USC Viterbi School of Engineering professor Chongwu Zhou and his research team have developed a silicon anode and a sulfur-based cathode with low fabrication cost and high electrode performance for rechargeable lithium-ion batteries.
Researchers at the USC Viterbi School of Engineering have improved the performance and capacity of lithium batteries by developing better-performing, cheaper materials for use in anodes and cathodes (negative and positive electrodes, respectively).
Lithium-ion batteries are a popular type of rechargeable battery commonly found in portable electronics and electric or hybrid cars. Traditionally, lithium-ion batteries contain a graphite anode, but silicon has recently emerged as a promising anode substitute because it is the second most abundant element on earth and has a theoretical capacity of 3600 milliamp hours per gram (mAh/g), almost 10 times the capacity of graphite. The capacity of a lithium-ion battery is determined by how many lithium ions can be stored in the cathode and anode. Using silicon in the anode increases the battery's capacity dramatically because one silicon atom can bond up to 3.75 lithium ions, whereas with a graphite anode six carbon atoms are needed for every lithium atom.
The USC Viterbi team developed a cost-effective (and therefore commercially viable) silicon anode with a stable capacity above 1100 mAh/g for extended 600 cycles, making their anode nearly three times more powerful and longer lasting than a typical commercial anode.
Up until recently, the successful implementation of silicon anodes in lithium-ion batteries faced one big hurdle: the severe pulverization of the electrode due to the volume expansion and retraction that occurs with the use of silicon. Last year, the same team led by USC Viterbi electrical engineering professor Chongwu Zhou developed a successful anode design using porous silicon nanowires that allowed the material to expand and contract without breaking, effectively solving the pulverization problem.
This solution yielded a new problem, however: the method of producing nanostructured silicon was prohibitively expensive for commercial adoption.
Undeterred, graduate student Mingyuan Ge and other members of Zhou's team built on their previous work to develop a cost-efficient method of producing porous silicon particles through the simple and inexpensive methods of ball-milling and stain-etching.
"Our method of producing nanoporous silicon anodes is low-cost and scalable for mass production in industrial manufacturing, which makes silicon a promising anode material for the next generation of lithium-ion batteries," says Zhou. "We believe it is the most promising approach to applying silicon anodes in lithium-ion batteries to improve capacity and performance."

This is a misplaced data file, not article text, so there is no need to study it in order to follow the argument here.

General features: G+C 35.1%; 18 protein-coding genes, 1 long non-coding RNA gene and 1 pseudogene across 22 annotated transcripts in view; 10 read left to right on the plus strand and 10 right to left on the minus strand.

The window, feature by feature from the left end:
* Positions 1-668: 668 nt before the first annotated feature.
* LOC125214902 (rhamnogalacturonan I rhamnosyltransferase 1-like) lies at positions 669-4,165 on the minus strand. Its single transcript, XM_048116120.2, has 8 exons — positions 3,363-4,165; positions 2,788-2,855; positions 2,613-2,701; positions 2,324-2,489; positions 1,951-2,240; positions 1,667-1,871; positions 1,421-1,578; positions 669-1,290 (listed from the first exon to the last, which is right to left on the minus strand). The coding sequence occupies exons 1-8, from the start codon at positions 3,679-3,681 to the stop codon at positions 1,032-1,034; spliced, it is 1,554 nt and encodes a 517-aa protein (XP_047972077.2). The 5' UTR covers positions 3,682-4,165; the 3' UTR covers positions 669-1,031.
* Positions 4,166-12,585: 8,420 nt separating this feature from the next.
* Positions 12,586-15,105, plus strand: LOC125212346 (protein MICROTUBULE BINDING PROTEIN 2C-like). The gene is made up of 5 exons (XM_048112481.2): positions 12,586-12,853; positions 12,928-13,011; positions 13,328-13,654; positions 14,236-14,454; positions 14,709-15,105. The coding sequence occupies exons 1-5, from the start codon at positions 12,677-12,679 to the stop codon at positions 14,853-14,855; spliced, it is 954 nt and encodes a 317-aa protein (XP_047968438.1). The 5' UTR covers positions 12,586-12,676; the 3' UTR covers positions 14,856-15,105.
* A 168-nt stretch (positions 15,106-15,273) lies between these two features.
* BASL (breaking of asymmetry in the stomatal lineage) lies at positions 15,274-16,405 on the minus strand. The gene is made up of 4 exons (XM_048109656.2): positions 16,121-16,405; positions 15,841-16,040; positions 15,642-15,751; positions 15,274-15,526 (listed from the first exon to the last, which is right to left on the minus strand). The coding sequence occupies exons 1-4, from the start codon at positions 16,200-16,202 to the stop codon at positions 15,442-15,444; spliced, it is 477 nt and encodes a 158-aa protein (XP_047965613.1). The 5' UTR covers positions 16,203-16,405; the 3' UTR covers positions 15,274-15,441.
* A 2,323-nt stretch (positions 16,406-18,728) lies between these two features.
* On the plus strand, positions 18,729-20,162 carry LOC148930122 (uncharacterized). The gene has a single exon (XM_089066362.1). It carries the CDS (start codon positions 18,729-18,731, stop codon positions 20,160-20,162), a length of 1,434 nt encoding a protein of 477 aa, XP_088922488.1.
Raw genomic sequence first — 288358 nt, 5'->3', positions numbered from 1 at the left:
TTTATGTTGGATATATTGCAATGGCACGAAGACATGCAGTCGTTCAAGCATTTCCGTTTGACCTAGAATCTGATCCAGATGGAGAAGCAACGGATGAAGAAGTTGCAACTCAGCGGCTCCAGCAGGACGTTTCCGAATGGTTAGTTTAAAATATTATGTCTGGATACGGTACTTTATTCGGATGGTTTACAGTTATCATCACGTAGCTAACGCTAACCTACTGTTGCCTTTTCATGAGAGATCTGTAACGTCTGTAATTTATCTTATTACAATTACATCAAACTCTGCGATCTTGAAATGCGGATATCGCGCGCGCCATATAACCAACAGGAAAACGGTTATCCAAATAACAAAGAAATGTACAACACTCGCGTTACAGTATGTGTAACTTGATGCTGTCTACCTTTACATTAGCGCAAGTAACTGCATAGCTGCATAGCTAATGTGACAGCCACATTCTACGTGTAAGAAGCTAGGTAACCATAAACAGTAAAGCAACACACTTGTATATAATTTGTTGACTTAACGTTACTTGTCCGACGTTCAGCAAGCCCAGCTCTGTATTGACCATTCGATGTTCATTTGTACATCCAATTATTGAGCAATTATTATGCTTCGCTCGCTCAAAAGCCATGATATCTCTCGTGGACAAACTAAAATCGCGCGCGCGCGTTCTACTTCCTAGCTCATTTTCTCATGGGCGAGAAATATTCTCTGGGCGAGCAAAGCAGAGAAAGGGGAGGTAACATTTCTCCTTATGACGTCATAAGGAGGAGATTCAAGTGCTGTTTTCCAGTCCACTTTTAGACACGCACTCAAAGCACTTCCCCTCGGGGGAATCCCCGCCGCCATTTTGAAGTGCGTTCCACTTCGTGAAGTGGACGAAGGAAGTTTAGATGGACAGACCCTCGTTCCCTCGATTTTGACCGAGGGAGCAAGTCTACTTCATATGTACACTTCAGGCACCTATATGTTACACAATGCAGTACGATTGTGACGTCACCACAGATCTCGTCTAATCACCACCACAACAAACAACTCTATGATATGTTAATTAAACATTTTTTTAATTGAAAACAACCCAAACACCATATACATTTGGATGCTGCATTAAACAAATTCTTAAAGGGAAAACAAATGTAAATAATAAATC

In addition, graduate student Jiepeng Rong and other team members developed a method of coating sulfur powder with graphene oxide to improve performance in lithium-sulfur batteries. Sulfur has been a promising cathode candidate for many years owing to its high theoretical capacity, which is over 10 times greater than that of traditional metal oxide or phosphate cathodes. Elemental sulfur is also abundant, cheap, and has low toxicity. However, the practical application of sulfur has been greatly hindered by challenges including poor conductivity and poor cyclability, meaning the battery loses power after each charge and dies after a lower number of recharges.
Their research proved that a graphene oxide coating over sulfur can solve both problems. Graphene oxide has unique properties such as high surface area, chemical stability, mechanical strength and flexibility, and is therefore commonly used to coat core materials in products like sensors or solar cells to improve their performance. The team's graphene oxide coating improved the sulfur cathode's capacity to 800 mAh/g for 1000 cycles of charge/discharge, which is over 5 times the capacity of commercial cathodes.
Zhou and his team recently published their results on silicon anodes in Nano Letters. The paper was a collaborative effort among Zhou, USC Viterbi graduate students Mingyuan Ge, Jiepeng Rong, and Xin Fang, as well as Matthew Mecklenburg from the Center for Electron Microscopy and Microanalysis at USC, and researchers from China's Zhejiang University and Lawrence Berkeley National Laboratory. Separately, Zhou, Rong, Ge, and Fang also published results in Nano Letters on their method to easily produce graphene-coated sulfur cathodes for lithium-ion batteries.
Now that their separate tests of the negative and positive electrodes have yielded excellent results, the team is now working to test them together in a complete battery. They will next integrate the silicon anode with the sulfur cathode, as well as with other traditional cathode materials, in order to maximize lithium-ion battery capacity and overall performance.
"As far as we can tell, our technologies with both the silicon anode and sulfur cathode are among the most cost-effective solutions and therefore show promise for commercialization to make the next-generation of lithium-ion batteries to power portable electronics and electric vehicles," says USC Viterbi graduate student Rong.
For more information, visit www.usc.edu.